Indiana Supreme Court

Disciplinary charges filed against Hamilton County judge

May 13, 2011
Jennifer Nelson
The Indiana Commission on Judicial Qualifications has filed disciplinary charges against Hamilton Superior Judge William Hughes. The charges are related to the judge’s arrest for driving while impaired and later guilty plea to misdemeanor reckless driving in North Carolina.
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Governor vetoes forfeiture legislation

May 13, 2011
Jennifer Nelson
Gov. Mitch Daniels has vetoed Senate Enrolled Act 215, which designated what percentage of funds from forfeitures would go to prosecutors, law enforcement, and the Indiana Common School Fund.
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Justice: Ruling lets government agents enter homes illegally

May 12, 2011
Jennifer Nelson
Two Indiana Supreme Court justices dissented from their colleagues in a case involving the right to resist unlawful police entry into a home, with one justice writing that he believes the majority is “essentially telling Indiana citizens that government agents may now enter their homes illegally.”
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Justices divided on whether case should be before Tax Court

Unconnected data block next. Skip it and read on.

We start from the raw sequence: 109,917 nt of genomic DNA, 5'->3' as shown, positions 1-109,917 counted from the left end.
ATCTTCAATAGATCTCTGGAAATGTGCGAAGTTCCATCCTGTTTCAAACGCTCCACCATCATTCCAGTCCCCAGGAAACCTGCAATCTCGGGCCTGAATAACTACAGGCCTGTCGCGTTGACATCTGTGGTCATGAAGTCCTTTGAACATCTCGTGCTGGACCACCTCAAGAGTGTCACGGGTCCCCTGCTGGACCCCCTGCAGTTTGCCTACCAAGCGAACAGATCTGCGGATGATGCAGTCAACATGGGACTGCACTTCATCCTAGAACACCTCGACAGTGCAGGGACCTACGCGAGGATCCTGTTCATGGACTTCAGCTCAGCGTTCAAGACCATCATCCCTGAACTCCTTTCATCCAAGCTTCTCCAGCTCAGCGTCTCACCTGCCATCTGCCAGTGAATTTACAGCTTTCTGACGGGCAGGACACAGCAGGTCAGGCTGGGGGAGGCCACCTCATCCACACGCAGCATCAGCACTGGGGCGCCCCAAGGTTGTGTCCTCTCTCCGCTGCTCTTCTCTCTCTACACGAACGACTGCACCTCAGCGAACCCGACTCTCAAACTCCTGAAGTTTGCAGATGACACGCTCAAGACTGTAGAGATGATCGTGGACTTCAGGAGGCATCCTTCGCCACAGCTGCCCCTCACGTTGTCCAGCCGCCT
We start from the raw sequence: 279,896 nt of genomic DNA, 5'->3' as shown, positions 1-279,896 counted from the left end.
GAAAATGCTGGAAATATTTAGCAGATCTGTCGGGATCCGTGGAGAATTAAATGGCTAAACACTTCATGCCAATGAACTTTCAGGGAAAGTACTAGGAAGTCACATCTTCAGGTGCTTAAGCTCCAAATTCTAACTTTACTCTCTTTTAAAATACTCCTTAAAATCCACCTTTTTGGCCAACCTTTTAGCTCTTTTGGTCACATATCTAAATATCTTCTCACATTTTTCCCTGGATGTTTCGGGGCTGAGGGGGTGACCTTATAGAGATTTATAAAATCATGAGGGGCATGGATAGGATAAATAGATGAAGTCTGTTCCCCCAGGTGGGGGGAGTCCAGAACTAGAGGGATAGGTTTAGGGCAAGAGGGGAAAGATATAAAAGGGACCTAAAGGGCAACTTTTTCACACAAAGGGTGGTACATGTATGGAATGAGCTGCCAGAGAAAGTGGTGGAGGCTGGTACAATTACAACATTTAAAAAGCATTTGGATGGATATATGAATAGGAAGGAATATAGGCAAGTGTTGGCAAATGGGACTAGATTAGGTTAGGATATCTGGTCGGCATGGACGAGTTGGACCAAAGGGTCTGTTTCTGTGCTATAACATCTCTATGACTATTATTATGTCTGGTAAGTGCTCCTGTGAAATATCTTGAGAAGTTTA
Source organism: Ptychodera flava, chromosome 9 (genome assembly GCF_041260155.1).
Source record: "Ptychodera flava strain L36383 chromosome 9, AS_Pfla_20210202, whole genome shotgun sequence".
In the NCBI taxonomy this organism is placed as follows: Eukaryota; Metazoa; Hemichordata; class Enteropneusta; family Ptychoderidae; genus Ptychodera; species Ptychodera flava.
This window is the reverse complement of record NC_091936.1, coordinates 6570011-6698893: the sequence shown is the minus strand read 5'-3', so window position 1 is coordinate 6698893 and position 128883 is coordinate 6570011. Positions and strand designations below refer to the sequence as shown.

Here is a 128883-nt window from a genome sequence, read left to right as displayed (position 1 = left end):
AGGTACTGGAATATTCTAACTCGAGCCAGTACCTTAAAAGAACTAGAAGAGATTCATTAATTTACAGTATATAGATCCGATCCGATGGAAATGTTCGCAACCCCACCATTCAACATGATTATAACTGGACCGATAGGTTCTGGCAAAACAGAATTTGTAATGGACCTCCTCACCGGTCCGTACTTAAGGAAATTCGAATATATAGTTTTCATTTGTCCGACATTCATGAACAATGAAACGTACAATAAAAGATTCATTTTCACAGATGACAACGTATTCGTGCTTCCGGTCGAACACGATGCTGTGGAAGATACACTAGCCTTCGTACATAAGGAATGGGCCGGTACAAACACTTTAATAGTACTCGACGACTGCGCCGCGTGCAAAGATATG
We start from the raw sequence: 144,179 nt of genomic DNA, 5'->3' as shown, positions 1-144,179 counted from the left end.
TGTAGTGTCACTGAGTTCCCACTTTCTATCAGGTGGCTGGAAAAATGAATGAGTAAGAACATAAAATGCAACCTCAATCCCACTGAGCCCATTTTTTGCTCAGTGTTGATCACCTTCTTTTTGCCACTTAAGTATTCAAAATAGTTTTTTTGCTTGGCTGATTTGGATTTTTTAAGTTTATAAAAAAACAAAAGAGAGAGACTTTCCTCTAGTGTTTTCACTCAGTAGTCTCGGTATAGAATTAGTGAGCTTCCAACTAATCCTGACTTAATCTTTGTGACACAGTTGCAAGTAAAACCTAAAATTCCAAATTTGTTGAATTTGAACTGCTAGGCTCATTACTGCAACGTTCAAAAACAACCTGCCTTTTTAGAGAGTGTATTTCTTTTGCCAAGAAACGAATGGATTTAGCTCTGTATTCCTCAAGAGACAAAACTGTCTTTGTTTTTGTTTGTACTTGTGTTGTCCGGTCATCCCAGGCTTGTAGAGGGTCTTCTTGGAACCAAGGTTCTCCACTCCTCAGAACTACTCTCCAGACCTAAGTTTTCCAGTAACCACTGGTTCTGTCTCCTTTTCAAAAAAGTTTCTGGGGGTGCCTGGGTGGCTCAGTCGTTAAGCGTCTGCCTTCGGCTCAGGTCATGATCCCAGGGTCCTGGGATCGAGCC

May 12, 2011
Jennifer Nelson
The Indiana Supreme Court split Thursday on whether the attorney general’s attempt to recover an erroneously issued “tax refund” to a company should proceed in state court or in the Indiana Tax Court.
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Schools dropping school-funding lawsuit

May 12, 2011
Jennifer Nelson
The three Indiana school districts and parents who filed a lawsuit against the governor and other state officials over school funding are dropping the suit due to recent legislative action.
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High court vacates transfer order

May 11, 2011
IL Staff
The Indiana Supreme Court has decided not to accept transfer of a Marion County woman’s invasion of privacy case.
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Governor signs courts, judicial age bills